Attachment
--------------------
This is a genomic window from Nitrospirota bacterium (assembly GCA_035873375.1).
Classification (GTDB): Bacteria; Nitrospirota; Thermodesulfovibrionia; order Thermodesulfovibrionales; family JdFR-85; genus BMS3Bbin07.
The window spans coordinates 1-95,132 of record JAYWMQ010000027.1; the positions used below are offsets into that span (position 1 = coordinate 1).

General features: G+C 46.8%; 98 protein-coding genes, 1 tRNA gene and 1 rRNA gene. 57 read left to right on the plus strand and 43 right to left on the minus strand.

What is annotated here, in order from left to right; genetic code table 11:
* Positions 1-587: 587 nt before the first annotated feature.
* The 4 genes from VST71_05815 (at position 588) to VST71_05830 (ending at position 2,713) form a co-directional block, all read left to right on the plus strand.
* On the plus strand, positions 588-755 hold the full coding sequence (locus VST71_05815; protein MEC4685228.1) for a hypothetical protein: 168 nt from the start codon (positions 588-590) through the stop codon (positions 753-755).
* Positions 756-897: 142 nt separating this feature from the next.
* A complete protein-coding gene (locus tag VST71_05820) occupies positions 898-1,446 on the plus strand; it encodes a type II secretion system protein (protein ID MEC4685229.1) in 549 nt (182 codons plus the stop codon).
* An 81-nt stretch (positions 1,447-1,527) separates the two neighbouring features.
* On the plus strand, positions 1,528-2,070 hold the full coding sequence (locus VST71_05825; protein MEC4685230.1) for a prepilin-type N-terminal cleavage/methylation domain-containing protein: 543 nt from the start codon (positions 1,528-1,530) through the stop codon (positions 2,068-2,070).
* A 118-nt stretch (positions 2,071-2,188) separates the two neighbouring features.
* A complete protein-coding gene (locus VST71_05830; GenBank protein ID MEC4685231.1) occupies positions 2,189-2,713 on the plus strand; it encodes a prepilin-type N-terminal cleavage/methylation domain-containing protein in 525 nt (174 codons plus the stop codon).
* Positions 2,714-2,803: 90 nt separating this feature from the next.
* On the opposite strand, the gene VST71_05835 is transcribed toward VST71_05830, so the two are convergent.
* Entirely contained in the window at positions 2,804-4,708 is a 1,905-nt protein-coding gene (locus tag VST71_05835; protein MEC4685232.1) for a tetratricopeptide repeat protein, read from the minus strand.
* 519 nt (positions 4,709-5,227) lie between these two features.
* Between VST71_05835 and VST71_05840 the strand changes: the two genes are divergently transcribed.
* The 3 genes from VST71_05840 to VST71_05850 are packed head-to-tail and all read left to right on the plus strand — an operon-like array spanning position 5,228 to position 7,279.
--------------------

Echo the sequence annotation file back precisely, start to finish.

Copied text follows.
This is a genomic window from Nitrospirota bacterium (assembly GCA_035873375.1).
Classification (GTDB): Bacteria; Nitrospirota; Thermodesulfovibrionia; order Thermodesulfovibrionales; family JdFR-85; genus BMS3Bbin07.
The window spans coordinates 1-95,132 of record JAYWMQ010000027.1; the positions used below are offsets into that span (position 1 = coordinate 1).

General features: G+C 46.8%; 98 protein-coding genes, 1 tRNA gene and 1 rRNA gene. 57 read left to right on the plus strand and 43 right to left on the minus strand.

What is annotated here, in order from left to right; genetic code table 11:
* Positions 1-587: 587 nt before the first annotated feature.
* The 4 genes from VST71_05815 (at position 588) to VST71_05830 (ending at position 2,713) form a co-directional block, all read left to right on the plus strand.
* On the plus strand, positions 588-755 hold the full coding sequence (locus VST71_05815; protein MEC4685228.1) for a hypothetical protein: 168 nt from the start codon (positions 588-590) through the stop codon (positions 753-755).
* Positions 756-897: 142 nt separating this feature from the next.
* A complete protein-coding gene (locus tag VST71_05820) occupies positions 898-1,446 on the plus strand; it encodes a type II secretion system protein (protein ID MEC4685229.1) in 549 nt (182 codons plus the stop codon).
* An 81-nt stretch (positions 1,447-1,527) separates the two neighbouring features.
* On the plus strand, positions 1,528-2,070 hold the full coding sequence (locus VST71_05825; protein MEC4685230.1) for a prepilin-type N-terminal cleavage/methylation domain-containing protein: 543 nt from the start codon (positions 1,528-1,530) through the stop codon (positions 2,068-2,070).
* A 118-nt stretch (positions 2,071-2,188) separates the two neighbouring features.
* A complete protein-coding gene (locus VST71_05830; GenBank protein ID MEC4685231.1) occupies positions 2,189-2,713 on the plus strand; it encodes a prepilin-type N-terminal cleavage/methylation domain-containing protein in 525 nt (174 codons plus the stop codon).
* Positions 2,714-2,803: 90 nt separating this feature from the next.
* On the opposite strand, the gene VST71_05835 is transcribed toward VST71_05830, so the two are convergent.
* Entirely contained in the window at positions 2,804-4,708 is a 1,905-nt protein-coding gene (locus tag VST71_05835; protein MEC4685232.1) for a tetratricopeptide repeat protein, read from the minus strand.
* 519 nt (positions 4,709-5,227) lie between these two features.
* Between VST71_05835 and VST71_05840 the strand changes: the two genes are divergently transcribed.
* The 3 genes from VST71_05840 to VST71_05850 are packed head-to-tail and all read left to right on the plus strand — an operon-like array spanning position 5,228 to position 7,279.